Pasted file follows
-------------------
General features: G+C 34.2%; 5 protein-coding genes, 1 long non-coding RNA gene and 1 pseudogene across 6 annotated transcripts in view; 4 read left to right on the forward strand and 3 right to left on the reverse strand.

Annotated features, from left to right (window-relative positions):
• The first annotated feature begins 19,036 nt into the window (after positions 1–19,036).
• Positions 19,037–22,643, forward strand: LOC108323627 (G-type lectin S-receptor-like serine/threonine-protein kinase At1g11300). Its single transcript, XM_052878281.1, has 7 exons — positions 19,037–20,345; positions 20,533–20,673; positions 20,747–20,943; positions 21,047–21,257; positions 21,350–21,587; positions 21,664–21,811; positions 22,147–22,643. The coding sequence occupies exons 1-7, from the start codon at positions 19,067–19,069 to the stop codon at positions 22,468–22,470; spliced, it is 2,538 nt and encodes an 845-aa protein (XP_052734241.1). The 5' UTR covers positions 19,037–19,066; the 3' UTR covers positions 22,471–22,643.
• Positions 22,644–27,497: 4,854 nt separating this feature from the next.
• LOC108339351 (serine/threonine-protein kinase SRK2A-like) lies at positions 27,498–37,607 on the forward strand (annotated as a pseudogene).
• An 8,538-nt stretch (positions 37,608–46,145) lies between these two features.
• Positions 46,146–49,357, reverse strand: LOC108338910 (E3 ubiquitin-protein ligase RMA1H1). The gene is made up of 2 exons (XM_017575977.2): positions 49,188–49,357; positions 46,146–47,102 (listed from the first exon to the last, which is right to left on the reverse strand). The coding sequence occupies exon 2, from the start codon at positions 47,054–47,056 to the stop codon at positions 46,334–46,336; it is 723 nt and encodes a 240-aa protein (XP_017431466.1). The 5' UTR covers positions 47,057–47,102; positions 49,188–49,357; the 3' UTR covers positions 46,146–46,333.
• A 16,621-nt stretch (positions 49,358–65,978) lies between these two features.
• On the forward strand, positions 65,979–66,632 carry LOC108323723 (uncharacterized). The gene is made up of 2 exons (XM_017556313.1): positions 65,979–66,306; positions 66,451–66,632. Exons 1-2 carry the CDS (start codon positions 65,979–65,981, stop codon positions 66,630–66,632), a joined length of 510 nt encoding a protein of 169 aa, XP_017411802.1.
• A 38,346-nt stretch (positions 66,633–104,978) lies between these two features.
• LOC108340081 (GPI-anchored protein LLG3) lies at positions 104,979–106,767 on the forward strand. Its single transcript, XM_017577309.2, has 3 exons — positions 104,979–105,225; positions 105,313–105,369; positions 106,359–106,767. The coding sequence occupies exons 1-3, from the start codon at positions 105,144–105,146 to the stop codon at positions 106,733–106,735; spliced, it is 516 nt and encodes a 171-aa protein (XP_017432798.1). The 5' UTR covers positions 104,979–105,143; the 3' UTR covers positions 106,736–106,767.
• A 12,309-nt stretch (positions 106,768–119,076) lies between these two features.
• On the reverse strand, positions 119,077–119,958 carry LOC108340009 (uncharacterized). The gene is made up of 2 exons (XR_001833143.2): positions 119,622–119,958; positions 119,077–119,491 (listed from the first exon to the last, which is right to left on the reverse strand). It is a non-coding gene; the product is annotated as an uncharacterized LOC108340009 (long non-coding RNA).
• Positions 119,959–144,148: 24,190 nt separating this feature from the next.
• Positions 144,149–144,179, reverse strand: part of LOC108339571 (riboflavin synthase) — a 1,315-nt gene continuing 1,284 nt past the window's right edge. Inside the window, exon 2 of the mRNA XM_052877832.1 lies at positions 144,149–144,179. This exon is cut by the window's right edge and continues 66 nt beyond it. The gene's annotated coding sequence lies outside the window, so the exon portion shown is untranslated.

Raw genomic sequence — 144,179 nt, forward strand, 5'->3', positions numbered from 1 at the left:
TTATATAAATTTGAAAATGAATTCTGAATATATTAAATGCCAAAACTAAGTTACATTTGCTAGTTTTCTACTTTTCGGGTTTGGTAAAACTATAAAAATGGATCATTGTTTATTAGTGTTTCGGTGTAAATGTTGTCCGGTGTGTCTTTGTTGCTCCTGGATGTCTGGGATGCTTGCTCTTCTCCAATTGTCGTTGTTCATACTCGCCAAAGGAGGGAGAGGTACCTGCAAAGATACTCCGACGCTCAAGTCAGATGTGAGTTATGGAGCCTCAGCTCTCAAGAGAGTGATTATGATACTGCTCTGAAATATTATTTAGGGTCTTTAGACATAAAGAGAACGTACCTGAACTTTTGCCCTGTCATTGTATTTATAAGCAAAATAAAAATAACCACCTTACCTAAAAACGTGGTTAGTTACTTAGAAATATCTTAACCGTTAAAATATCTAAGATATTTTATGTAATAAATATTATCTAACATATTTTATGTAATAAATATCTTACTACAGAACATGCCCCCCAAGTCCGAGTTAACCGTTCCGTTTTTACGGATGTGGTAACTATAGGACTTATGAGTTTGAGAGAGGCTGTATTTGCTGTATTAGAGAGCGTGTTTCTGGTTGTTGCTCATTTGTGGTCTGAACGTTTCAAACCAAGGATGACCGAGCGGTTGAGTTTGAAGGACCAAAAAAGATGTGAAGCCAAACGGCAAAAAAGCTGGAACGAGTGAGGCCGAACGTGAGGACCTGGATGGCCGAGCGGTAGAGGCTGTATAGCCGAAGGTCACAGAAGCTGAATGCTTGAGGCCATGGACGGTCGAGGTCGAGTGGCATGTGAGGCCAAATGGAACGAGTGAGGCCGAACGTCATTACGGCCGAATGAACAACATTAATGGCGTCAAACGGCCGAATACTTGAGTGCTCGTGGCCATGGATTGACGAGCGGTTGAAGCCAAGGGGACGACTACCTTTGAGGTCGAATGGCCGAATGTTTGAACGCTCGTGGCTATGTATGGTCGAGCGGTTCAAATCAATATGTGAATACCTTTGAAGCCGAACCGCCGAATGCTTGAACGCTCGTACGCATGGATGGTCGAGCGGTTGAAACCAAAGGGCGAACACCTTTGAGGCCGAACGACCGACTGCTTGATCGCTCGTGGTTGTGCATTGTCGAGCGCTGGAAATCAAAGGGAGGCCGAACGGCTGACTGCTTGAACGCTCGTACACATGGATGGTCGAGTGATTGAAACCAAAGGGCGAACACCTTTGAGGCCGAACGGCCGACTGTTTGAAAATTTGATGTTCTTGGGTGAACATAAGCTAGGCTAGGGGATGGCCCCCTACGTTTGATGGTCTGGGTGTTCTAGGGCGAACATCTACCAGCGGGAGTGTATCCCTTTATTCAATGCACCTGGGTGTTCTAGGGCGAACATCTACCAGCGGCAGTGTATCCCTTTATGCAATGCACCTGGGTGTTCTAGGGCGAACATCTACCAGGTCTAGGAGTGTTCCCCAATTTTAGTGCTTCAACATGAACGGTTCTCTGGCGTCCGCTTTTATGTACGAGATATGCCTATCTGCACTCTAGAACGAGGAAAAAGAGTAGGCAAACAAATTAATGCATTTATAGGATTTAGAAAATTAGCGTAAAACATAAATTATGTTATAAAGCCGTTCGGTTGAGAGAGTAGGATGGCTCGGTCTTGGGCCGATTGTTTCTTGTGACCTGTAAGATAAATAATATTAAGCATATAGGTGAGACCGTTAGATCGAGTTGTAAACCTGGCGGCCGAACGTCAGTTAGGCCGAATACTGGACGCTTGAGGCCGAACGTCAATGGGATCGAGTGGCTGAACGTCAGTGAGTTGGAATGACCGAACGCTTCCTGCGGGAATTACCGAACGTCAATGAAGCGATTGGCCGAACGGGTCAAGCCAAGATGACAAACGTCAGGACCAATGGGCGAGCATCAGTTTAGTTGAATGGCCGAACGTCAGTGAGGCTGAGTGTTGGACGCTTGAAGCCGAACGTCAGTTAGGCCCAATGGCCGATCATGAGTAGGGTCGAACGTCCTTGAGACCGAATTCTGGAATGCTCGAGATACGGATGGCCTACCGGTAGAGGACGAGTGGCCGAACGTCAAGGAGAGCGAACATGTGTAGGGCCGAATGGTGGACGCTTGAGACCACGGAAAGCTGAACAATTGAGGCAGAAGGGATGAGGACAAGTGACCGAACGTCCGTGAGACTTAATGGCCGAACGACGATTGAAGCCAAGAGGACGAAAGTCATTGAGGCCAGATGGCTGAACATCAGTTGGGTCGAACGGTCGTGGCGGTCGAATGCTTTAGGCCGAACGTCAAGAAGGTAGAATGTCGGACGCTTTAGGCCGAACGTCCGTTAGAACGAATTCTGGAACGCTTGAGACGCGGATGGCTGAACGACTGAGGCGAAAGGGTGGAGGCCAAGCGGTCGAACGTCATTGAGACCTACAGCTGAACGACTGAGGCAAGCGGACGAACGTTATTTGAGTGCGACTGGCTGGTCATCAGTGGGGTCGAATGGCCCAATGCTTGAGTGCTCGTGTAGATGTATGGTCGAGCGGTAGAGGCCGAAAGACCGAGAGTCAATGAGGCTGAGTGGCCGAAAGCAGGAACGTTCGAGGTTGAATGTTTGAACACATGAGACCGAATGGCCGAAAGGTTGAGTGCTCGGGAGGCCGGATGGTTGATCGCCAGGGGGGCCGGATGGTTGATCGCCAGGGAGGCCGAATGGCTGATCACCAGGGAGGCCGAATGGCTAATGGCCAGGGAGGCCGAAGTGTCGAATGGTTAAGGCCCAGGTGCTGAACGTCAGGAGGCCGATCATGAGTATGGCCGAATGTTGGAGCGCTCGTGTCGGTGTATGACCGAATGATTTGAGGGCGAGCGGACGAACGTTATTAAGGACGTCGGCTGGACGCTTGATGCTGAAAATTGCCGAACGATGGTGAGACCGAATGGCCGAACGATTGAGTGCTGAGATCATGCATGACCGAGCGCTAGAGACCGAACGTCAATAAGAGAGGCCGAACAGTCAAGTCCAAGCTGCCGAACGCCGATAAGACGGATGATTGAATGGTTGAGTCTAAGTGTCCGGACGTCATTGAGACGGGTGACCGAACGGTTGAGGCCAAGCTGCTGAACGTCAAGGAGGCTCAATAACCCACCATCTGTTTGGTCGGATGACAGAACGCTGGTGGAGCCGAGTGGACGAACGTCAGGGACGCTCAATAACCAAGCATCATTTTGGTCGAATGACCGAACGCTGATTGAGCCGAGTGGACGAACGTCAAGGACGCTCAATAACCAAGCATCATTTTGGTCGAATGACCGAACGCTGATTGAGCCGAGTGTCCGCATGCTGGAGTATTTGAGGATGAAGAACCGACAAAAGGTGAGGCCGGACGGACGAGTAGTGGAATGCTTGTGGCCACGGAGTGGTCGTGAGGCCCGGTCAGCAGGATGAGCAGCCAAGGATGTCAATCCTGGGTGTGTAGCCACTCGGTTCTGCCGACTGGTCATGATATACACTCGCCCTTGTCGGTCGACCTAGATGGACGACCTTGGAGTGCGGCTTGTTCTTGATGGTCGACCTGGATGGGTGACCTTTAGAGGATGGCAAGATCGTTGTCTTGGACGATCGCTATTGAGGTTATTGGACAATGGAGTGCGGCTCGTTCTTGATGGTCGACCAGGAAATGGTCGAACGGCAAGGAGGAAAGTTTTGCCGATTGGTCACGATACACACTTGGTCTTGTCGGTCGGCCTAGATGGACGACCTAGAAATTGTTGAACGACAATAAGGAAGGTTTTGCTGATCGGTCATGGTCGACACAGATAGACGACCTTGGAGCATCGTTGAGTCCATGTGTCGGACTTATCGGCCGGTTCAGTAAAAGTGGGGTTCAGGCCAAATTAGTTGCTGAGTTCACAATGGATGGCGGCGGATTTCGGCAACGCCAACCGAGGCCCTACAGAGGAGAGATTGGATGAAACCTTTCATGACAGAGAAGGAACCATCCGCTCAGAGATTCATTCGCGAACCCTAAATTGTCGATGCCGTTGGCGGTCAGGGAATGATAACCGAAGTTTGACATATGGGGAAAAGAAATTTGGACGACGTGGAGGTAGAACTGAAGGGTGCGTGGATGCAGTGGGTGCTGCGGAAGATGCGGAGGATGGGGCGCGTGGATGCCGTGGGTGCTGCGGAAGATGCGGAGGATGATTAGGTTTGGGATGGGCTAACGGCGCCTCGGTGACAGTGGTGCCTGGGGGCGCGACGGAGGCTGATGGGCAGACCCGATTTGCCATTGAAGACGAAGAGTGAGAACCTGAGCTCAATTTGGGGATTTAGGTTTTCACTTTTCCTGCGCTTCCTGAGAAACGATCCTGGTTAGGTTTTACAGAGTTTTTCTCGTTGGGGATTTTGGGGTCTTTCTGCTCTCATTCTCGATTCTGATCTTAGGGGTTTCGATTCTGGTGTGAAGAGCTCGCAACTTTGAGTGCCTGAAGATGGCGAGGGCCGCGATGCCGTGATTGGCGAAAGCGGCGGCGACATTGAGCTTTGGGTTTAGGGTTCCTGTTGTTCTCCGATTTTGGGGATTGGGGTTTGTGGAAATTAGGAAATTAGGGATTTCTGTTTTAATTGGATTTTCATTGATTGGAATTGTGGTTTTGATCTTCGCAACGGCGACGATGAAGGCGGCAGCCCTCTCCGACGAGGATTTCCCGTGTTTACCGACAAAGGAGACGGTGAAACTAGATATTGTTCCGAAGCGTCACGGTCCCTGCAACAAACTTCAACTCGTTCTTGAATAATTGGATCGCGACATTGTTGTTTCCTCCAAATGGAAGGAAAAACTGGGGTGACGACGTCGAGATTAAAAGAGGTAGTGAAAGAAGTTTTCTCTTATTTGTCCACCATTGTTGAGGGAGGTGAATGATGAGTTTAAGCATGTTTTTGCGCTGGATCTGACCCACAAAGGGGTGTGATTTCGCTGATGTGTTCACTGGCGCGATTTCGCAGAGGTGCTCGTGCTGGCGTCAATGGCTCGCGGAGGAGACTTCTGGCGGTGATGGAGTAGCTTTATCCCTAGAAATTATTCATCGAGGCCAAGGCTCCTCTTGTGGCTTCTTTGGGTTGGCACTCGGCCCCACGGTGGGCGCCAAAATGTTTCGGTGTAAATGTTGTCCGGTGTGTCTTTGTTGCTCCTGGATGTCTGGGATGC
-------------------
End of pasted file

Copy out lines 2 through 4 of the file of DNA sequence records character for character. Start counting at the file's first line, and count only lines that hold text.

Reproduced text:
Annotated features, from left to right (window-relative positions):
• The first annotated feature begins 19,036 nt into the window (after positions 1–19,036).
• Positions 19,037–22,643, forward strand: LOC108323627 (G-type lectin S-receptor-like serine/threonine-protein kinase At1g11300). Its single transcript, XM_052878281.1, has 7 exons — positions 19,037–20,345; positions 20,533–20,673; positions 20,747–20,943; positions 21,047–21,257; positions 21,350–21,587; positions 21,664–21,811; positions 22,147–22,643. The coding sequence occupies exons 1-7, from the start codon at positions 19,067–19,069 to the stop codon at positions 22,468–22,470; spliced, it is 2,538 nt and encodes an 845-aa protein (XP_052734241.1). The 5' UTR covers positions 19,037–19,066; the 3' UTR covers positions 22,471–22,643.